You have to consider relative performance into it too. I know that a computer is a computer and it has myriad of uses, and that you'll get much better graphics etc out of it, but consider something like the Scorpio. With the same amount of money as an uppder-middle range GPU, you get a whole system that is basically plug and play and will give you true 4k games and a ton of apps on top. The total cost of ownership over time will most likely be higher if you are an avid gamer, but if you're a tiny bit more casual than that, you will have to invest at least double the money to get comparable performance from a PC.

    All the articles and videos comparing PC to console performance never mention the horrendous frame pacing issues of all the gimped systems they suggest, and neither they mention that there aren't any real and reliable tools to achieve that on a computer. It's no surprise that the PC market is actually declining year over year, percentage wise.

    And I'm not sh*tting on NVIDIA only. The "good" Polaris cards are on the 260+ euro side, which is the same price as a Switch, for a small chip with a 256-bit bus on a small PCB. Things have changed and the middle class that used to be the main consumer of all this stuff has had its income squeezed out the last decade. We can't keep pretending that things are as they used to be.
     
  10. rm082e

    rm082e Master Guru

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    It cost that much because there was no competition to force the price down. Don't complain about a publicly traded corporation trying to maximize profit - that's their Prime Directive. It's the first rule of business that influences and dictates all other decisions. It's foolish to expect a company to make less money just to keep the consumer happy.

    Complain that we are lacking two companies, on equal footing, who are fighting for the same customers in the same market. That's the real problem here.

    If Sony were putting out the PS4 without the competition from Xbox, or vice-versa, the last console launch would have been $600, with an upfront 10 year sales cycle. Why? Because they could have gotten away with it. Microsoft was able to drag out the previous generation a lot longer than anyone expected because Sony wasn't in a position to force their hand sooner.

    And the competition they did have was amazing. Microsoft wanted to force people into their DRM box with mandatory Kinect connection for $500. Sony slapped them in the face with a parody video making fun of their anti-consumer vision, and came in a hundred bucks cheaper. Result? Microsoft was forced to walk back just about every major plan they had for the Xbox One due to competition.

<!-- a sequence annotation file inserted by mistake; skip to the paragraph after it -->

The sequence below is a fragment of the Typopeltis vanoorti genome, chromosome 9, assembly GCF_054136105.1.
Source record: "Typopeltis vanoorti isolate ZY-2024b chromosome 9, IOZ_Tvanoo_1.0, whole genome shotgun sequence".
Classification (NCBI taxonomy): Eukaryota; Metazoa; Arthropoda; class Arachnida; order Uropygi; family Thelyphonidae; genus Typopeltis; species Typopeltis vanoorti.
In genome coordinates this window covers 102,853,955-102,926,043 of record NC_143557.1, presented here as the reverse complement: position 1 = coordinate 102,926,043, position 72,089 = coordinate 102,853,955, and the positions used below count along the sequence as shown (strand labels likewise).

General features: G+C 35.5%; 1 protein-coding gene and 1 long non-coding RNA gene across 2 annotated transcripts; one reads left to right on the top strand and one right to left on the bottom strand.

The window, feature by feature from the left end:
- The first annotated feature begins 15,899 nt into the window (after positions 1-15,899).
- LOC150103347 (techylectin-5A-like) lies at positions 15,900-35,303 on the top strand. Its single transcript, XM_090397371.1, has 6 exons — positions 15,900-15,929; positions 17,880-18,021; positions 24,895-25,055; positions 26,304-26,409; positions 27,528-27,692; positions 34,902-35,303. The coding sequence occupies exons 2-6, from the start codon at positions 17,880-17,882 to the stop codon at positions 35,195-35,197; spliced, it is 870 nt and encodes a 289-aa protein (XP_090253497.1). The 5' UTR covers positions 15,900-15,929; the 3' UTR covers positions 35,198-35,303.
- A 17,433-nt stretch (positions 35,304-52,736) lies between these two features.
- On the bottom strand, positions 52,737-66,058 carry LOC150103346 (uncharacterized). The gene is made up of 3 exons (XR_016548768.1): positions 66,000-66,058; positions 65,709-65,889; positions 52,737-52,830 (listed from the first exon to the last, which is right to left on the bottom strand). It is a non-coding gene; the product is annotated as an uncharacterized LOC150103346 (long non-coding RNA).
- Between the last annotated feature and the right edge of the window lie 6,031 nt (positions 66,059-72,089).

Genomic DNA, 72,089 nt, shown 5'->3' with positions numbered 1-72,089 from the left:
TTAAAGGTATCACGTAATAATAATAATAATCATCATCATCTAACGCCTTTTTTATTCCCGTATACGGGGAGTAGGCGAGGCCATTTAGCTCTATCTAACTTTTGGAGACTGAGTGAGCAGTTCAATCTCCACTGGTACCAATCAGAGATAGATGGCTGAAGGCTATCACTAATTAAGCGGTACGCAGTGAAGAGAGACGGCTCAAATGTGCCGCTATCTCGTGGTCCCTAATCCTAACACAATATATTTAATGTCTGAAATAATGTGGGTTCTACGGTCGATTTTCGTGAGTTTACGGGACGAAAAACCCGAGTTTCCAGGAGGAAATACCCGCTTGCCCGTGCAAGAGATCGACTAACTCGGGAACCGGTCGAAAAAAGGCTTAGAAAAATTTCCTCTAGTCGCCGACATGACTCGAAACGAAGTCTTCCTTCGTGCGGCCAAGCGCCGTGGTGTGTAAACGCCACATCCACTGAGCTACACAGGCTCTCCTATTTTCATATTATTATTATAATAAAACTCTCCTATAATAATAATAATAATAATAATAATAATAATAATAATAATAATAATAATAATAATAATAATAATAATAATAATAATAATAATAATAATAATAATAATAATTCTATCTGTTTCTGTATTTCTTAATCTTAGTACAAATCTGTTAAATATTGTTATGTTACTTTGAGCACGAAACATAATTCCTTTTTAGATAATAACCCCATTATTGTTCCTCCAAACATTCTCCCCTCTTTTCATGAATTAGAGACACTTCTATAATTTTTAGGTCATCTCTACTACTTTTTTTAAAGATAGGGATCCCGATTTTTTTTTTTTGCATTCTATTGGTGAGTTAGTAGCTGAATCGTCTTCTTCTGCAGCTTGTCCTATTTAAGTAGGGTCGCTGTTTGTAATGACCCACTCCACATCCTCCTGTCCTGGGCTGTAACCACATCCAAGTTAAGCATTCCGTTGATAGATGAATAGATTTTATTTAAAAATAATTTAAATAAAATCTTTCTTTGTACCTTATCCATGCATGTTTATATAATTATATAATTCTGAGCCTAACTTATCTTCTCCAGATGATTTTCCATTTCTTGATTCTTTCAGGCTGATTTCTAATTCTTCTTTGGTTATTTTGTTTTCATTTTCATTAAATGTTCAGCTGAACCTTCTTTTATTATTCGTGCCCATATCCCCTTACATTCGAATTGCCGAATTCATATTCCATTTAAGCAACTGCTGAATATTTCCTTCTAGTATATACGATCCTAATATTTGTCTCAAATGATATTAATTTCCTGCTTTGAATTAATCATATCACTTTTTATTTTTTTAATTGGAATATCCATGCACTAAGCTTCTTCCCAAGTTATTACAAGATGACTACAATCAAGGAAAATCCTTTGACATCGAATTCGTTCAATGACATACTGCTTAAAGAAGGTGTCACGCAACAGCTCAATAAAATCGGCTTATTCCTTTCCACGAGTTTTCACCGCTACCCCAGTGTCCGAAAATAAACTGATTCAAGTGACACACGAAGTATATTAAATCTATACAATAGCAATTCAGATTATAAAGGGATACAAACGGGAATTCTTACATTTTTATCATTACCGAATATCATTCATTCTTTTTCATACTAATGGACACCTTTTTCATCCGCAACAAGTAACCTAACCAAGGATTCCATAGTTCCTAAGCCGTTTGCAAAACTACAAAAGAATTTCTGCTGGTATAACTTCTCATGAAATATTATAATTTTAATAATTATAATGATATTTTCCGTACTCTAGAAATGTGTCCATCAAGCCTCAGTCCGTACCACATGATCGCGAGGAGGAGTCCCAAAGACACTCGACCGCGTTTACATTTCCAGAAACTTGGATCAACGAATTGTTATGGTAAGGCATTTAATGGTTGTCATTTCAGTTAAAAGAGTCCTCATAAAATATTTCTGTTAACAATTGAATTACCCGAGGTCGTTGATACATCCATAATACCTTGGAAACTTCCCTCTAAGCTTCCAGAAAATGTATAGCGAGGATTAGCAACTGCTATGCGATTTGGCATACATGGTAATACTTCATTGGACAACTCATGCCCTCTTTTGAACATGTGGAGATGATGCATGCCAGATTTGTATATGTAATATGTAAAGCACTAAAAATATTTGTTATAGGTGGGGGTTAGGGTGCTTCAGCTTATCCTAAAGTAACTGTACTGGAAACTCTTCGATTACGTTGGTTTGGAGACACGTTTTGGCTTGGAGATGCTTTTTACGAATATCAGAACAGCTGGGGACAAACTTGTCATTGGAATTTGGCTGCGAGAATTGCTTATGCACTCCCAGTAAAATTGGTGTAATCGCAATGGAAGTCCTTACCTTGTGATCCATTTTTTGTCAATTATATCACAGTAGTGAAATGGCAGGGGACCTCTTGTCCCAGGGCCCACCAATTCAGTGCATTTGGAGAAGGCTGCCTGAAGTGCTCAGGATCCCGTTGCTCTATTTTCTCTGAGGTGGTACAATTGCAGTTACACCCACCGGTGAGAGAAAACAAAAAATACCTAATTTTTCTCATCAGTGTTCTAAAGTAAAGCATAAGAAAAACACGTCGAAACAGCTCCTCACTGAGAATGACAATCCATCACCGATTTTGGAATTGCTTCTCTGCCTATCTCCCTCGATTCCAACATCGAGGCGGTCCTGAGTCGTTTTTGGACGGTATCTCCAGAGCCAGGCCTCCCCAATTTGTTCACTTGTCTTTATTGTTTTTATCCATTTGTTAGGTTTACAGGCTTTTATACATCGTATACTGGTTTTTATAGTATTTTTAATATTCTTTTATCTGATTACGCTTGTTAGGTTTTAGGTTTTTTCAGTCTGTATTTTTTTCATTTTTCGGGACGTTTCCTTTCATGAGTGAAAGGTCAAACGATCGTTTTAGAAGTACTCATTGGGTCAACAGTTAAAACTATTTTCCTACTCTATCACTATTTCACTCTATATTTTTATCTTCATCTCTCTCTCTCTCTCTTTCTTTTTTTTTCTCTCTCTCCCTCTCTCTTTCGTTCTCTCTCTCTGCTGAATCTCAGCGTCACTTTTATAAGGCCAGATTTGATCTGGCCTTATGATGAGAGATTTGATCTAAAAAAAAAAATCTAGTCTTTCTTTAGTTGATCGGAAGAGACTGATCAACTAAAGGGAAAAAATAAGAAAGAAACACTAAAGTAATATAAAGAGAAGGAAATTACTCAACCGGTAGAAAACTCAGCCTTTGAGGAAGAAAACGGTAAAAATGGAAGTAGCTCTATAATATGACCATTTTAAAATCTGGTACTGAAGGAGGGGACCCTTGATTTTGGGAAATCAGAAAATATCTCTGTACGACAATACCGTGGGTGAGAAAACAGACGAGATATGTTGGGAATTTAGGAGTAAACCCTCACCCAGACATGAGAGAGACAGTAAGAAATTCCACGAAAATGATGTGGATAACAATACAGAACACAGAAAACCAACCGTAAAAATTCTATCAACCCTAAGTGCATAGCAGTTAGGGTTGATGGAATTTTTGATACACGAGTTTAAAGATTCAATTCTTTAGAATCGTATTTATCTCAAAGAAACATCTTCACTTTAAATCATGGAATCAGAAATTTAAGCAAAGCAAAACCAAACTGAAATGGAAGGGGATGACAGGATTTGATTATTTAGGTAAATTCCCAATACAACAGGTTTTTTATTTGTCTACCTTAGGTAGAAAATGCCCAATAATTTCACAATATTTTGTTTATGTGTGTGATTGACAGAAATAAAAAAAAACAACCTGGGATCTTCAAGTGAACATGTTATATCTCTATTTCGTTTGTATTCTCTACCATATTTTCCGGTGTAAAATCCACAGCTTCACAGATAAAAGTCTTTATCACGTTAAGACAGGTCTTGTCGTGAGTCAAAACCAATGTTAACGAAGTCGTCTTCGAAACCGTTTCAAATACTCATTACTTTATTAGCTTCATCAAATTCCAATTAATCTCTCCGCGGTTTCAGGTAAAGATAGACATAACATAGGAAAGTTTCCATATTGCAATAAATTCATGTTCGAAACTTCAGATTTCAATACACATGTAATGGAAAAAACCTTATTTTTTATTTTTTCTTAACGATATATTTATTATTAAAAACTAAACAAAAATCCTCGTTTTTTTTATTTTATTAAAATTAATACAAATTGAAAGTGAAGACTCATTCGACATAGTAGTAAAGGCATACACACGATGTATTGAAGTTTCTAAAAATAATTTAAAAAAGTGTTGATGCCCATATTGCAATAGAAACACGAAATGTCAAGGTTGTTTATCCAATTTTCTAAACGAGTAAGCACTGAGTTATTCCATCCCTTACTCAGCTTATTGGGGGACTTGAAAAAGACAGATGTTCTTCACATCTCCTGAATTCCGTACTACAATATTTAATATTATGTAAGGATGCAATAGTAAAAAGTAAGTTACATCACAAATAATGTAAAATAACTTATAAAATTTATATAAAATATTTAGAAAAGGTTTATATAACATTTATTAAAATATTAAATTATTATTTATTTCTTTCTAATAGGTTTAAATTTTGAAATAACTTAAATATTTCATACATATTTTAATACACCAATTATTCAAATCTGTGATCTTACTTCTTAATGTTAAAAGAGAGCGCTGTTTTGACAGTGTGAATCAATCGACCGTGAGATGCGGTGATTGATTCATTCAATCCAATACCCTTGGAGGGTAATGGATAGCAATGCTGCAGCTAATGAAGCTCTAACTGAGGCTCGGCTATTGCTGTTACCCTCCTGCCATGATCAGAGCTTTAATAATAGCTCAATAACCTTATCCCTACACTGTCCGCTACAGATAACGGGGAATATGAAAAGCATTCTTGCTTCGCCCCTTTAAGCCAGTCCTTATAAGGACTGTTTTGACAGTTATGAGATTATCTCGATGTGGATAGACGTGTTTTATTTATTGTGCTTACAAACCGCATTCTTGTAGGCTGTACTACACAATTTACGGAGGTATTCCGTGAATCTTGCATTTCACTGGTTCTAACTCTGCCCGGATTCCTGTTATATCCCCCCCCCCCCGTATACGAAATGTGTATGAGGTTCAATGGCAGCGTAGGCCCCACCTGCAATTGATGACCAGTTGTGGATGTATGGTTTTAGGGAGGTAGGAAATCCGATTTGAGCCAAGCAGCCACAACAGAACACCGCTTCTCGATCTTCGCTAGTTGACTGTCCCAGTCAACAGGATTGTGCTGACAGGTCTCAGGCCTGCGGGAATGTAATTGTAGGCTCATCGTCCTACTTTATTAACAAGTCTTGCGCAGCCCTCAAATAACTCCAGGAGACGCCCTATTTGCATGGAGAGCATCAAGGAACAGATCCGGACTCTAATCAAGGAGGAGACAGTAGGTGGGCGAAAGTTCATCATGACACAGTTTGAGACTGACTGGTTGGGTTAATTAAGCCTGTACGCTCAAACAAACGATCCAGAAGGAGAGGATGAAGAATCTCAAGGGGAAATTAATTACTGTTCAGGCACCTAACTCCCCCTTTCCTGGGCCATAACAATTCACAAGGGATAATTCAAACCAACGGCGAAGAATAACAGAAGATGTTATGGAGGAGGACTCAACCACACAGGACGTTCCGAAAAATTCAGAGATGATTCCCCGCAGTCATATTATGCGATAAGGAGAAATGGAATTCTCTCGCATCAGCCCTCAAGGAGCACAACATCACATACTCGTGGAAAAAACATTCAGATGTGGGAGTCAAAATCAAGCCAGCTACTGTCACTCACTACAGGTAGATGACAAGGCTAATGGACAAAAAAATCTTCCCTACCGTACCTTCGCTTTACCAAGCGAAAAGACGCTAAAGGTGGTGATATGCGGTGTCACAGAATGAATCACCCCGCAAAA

This is what we need in the enthusiast GPU space. Thankfully, we've finally got some competition in the CPU market.
     

  11. Loophole35

    Loophole35 Ancient Guru

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    How about you look at it this way 690M transistors for $800 msrp (8800Ultra) vs. 7.2B transistors for $700MSRP (1080).
     
  12. PrMinisterGR

    PrMinisterGR Ancient Guru

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    That's why I said that my opinion about it is completely subjective :)
    I still feel like getting robbed. It's a feeling, not an objective truth. Your argument is obviously correct.

    I remember the days when there were 4-5 companies. ATi, NVidia, 3dfx, VideoLogic/PowerVR, Rendition, Intel (anyone remember the 740), S3...

    What we have now is a travesty.

    This kind of calculation is so superficial man. You are forgetting a lot of things.

    First: Complex PCBs were harder and more expensive to make back then. A PCB for a 256-bit memory interface was much more expensive to make in 2006 than it is in 2017.

    Second: The actual production cost for a chip is a factor of the chip's size, the wafer's size, and the maturity of the process. Take a look at the size of the G80 chip and the size of GP104.

    G80 on top.

    As you can see from the PCIe connectors, the cards are basically to scale.
    [​IMG]

    Here's an image of a TSMC 130nm wafer, used for the 8800 GTX, from the Techpowerup review of the card.

    [​IMG]

    That wafer contains 118 dies there. Sure, it's more cheap to make it today, but not back then. In contrast, a modern TSMC 16nm wafer is 300mm in diameter. It contains 180 GP104 dies and it has similar build costs.